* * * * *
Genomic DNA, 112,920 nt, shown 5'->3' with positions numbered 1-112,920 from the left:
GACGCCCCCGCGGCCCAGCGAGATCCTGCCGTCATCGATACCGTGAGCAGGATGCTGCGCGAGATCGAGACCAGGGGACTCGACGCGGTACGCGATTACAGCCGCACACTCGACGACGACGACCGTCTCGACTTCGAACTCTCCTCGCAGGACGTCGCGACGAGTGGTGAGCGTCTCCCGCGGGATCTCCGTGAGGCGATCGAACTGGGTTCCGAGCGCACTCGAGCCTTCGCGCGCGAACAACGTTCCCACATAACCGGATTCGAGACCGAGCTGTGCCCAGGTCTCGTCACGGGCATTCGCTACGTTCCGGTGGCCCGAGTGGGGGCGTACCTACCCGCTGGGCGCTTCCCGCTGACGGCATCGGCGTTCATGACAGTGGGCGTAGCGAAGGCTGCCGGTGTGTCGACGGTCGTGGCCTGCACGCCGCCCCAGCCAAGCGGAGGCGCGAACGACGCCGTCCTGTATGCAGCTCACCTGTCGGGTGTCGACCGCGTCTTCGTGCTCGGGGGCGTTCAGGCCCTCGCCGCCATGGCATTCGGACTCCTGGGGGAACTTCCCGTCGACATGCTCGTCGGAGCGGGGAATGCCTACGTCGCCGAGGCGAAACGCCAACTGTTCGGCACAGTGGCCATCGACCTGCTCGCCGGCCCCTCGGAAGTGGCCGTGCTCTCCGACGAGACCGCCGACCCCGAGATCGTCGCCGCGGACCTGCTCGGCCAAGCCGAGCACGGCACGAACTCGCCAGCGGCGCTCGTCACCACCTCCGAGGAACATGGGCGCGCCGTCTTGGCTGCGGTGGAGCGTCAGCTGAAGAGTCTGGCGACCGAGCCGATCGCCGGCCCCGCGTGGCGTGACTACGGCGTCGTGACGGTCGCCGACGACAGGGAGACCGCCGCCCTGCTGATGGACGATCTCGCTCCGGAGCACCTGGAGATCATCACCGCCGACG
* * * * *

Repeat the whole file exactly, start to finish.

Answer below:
Genomic DNA, 112,920 nt, shown 5'->3' with positions numbered 1-112,920 from the left:
GACGCCCCCGCGGCCCAGCGAGATCCTGCCGTCATCGATACCGTGAGCAGGATGCTGCGCGAGATCGAGACCAGGGGACTCGACGCGGTACGCGATTACAGCCGCACACTCGACGACGACGACCGTCTCGACTTCGAACTCTCCTCGCAGGACGTCGCGACGAGTGGTGAGCGTCTCCCGCGGGATCTCCGTGAGGCGATCGAACTGGGTTCCGAGCGCACTCGAGCCTTCGCGCGCGAACAACGTTCCCACATAACCGGATTCGAGACCGAGCTGTGCCCAGGTCTCGTCACGGGCATTCGCTACGTTCCGGTGGCCCGAGTGGGGGCGTACCTACCCGCTGGGCGCTTCCCGCTGACGGCATCGGCGTTCATGACAGTGGGCGTAGCGAAGGCTGCCGGTGTGTCGACGGTCGTGGCCTGCACGCCGCCCCAGCCAAGCGGAGGCGCGAACGACGCCGTCCTGTATGCAGCTCACCTGTCGGGTGTCGACCGCGTCTTCGTGCTCGGGGGCGTTCAGGCCCTCGCCGCCATGGCATTCGGACTCCTGGGGGAACTTCCCGTCGACATGCTCGTCGGAGCGGGGAATGCCTACGTCGCCGAGGCGAAACGCCAACTGTTCGGCACAGTGGCCATCGACCTGCTCGCCGGCCCCTCGGAAGTGGCCGTGCTCTCCGACGAGACCGCCGACCCCGAGATCGTCGCCGCGGACCTGCTCGGCCAAGCCGAGCACGGCACGAACTCGCCAGCGGCGCTCGTCACCACCTCCGAGGAACATGGGCGCGCCGTCTTGGCTGCGGTGGAGCGTCAGCTGAAGAGTCTGGCGACCGAGCCGATCGCCGGCCCCGCGTGGCGTGACTACGGCGTCGTGACGGTCGCCGACGACAGGGAGACCGCCGCCCTGCTGATGGACGATCTCGCTCCGGAGCACCTGGAGATCATCACCGCCGACG